A foil wrapped heart on a pink background with lots of hearts.

A heart of gold or a heart of stone? (‘Heart’ senses and phrases, Part 1)

A foil wrapped heart on a pink background with lots of hearts.
Jennifer A Smith/Moment/GettyImages

by Kate Woodford

The word ‘heart’ is used a tremendous lot in English. As you might imagine, it’s often used to say things about love and emotions, but it has other less predictable meanings too. In this three-part post, I’ll look at the way we use this word, focusing on its various senses and a range of ‘heart’ idioms and phrases. As ever, I’ll present language that is current and useful. Continue reading “A heart of gold or a heart of stone? (‘Heart’ senses and phrases, Part 1)”

close-up image of a man in business clothes fastening his belt

Tightening your belt and wearing the trousers (Clothes idioms, Part 2)

close-up image of a man in business clothes fastening his belt
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by Kate Woodford

In Part 1 of this post, we looked at English idioms containing words for items of clothing that cover the top half of the body. This week, we’re working our way down the body with idioms that include words such as ‘belt’, ‘trousers’ and ‘shoe’. (Footwear features in a surprising number of current idioms!) Continue reading “Tightening your belt and wearing the trousers (Clothes idioms, Part 2)”

young man raising his straw hat and smiling at the camera

I take my hat off to you! (Clothes idioms, Part 1)

young man raising his straw hat and smiling at the cameraby Kate Woodford

English has a number of really useful, current idioms and phrases that feature items of clothes. This week we’ll start by looking at idioms with the word ‘hat’ and we’ll work our way down the body to ‘shirt’ idioms. In Part 2, we’ll consider idioms containing words for clothes that cover the bottom half of the body. Continue reading “I take my hat off to you! (Clothes idioms, Part 1)”

a trowel used to dig up gold coins from a hole in the ground

Digging up and getting wind of information (Finding information words and phrases)

a trowel used to dig up gold coins from a hole in the ground
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by Kate Woodford

I recently published a post on this blog about the language of looking for information (Probing and digging around). This related post looks at words and phrases that we use to talk about finding and getting information. Continue reading “Digging up and getting wind of information (Finding information words and phrases)”

a black dog digging a hole on a sandy beach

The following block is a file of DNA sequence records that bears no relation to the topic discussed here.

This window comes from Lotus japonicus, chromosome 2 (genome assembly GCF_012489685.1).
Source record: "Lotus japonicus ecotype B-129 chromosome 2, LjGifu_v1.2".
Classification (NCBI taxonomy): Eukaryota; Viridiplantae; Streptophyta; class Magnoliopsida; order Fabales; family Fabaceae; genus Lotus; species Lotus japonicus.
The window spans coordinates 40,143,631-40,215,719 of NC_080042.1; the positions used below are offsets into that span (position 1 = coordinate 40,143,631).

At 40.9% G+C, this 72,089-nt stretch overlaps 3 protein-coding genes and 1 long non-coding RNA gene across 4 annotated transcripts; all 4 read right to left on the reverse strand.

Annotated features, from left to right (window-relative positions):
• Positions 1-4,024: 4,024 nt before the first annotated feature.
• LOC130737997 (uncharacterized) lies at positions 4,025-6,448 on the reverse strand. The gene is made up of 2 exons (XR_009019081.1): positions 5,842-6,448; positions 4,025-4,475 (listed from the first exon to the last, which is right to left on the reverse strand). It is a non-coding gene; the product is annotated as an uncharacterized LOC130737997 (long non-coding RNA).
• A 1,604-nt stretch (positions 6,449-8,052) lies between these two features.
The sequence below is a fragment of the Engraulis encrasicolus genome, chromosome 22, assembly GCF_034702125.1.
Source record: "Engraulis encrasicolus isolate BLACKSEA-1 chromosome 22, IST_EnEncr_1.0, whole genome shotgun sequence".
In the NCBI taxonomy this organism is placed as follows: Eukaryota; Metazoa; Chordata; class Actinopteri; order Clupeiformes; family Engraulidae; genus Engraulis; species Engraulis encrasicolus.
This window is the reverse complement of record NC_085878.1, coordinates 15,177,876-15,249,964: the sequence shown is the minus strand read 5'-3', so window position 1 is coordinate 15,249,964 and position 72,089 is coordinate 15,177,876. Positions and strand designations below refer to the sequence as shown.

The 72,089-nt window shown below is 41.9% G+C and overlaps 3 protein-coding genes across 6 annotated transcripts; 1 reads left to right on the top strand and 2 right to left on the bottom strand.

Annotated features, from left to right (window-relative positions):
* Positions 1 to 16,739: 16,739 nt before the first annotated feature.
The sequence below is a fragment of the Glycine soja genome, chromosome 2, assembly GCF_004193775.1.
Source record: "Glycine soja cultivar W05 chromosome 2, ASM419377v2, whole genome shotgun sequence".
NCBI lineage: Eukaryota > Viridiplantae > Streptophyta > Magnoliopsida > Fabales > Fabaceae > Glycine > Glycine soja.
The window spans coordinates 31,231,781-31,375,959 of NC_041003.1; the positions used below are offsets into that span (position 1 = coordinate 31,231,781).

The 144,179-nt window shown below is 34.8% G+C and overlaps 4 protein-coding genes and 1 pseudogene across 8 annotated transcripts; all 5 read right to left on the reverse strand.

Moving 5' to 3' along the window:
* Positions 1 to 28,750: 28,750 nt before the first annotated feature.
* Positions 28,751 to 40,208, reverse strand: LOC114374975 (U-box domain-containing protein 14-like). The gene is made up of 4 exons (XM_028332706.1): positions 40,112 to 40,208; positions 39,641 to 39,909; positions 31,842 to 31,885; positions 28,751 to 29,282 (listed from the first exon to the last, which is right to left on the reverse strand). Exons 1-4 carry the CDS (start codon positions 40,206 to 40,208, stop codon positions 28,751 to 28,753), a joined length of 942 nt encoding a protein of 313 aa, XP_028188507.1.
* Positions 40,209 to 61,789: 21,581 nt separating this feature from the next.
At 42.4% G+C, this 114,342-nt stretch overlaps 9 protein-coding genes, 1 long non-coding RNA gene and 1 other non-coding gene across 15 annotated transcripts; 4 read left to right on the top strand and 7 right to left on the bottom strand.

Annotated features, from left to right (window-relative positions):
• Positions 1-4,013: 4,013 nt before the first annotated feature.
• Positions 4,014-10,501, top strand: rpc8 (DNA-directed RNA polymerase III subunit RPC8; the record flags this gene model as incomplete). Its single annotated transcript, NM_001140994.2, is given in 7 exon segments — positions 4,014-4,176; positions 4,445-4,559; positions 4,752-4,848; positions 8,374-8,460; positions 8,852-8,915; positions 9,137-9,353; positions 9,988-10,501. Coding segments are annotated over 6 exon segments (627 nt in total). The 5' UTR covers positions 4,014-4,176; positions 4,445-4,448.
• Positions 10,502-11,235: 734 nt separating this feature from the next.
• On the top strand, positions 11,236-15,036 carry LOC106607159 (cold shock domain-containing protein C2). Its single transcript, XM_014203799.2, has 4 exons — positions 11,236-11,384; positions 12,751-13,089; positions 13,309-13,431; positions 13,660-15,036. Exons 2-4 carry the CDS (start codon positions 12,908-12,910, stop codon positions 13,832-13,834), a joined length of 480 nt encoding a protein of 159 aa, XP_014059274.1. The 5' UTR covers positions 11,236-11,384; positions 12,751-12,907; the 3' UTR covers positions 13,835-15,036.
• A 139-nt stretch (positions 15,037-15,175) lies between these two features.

Probing and digging around (Searching for information)

a black dog digging a hole on a sandy beach
STasker/DigitalVision/GetttyImages

by Kate Woodford

I recently heard someone say that they had left no stone unturned in their search for information, meaning that they had done everything they possibly could to find it. I started thinking about the concept of trying to find out facts and the various words and phrases that we use to convey it. This post is the result of these musings. Continue reading “Probing and digging around (Searching for information)”

a man reading a newspaper

Clearing the air and chopping and changing (Idioms and phrases in newspapers)

a man reading a newspaper
Jose Luis Pelaez Inc/DigitalVision/GettyImages

by Kate Woodford

The idioms and phrases in today’s post were taken from a selection of national newspapers published on the same day. I write a newspaper idioms post like this every few months in order to provide you with a regular supply of common, contemporary English idioms. Continue reading “Clearing the air and chopping and changing (Idioms and phrases in newspapers)”

a white sheep bleating as it looks at the camera

Grunting, lowing and bleating (Animal sounds, Part B)

a white sheep bleating as it looks at the camera
Marcel ter Bekke/Moment/GettyImages

by Kate Woodford

In Part A of this blog (Howling, mewing and snorting), we looked at words for the various sounds made by dogs, cats and horses. This week we’re widening our scope and considering words for the sounds made by farm animals and wild animals. Continue reading “Grunting, lowing and bleating (Animal sounds, Part B)”

a Bernese Mountain Dog barking

Howling, mewing and snorting (Animal sounds, Part A)

a Bernese Mountain Dog barking
Jill Lehmann Photography/Moment/GettyImages

by Kate Woodford

A reader of this blog recently requested a post on animal sounds. When I looked into the subject, I was struck by the huge range of very specific words in the English language for the various noises that animals and birds make. Accordingly, this is a post in two parts, A and B. Here, in Part A, we start by considering words for the different noises that dogs make. Continue reading “Howling, mewing and snorting (Animal sounds, Part A)”

close-up of a woman's smiling mouth, showing her teeth

Gritting and cutting your teeth (Idioms and phrases with ‘teeth’)

close-up of a woman's smiling mouth, showing her teeth
ultramarinfoto/iStock/Getty Images Plus

by Kate Woodford

It might surprise you to learn that the noun ‘teeth’ features in a number of current English idioms. This post is a round-up of the most frequent and useful. Continue reading “Gritting and cutting your teeth (Idioms and phrases with ‘teeth’)”

skyline of city buildings lit up at sunset

A vast, sprawling metropolis (Words for describing cities)

skyline of city buildings lit up at sunset
Gary Yeowell/DigitalVision/GettyImages

by Kate Woodford

It’s reckoned that around 55% of the world’s population now lives in towns and cities. With this in mind, I thought we’d take a look at the sort of words we use to describe urban and suburban areas. I hope you find it useful. Continue reading “A vast, sprawling metropolis (Words for describing cities)”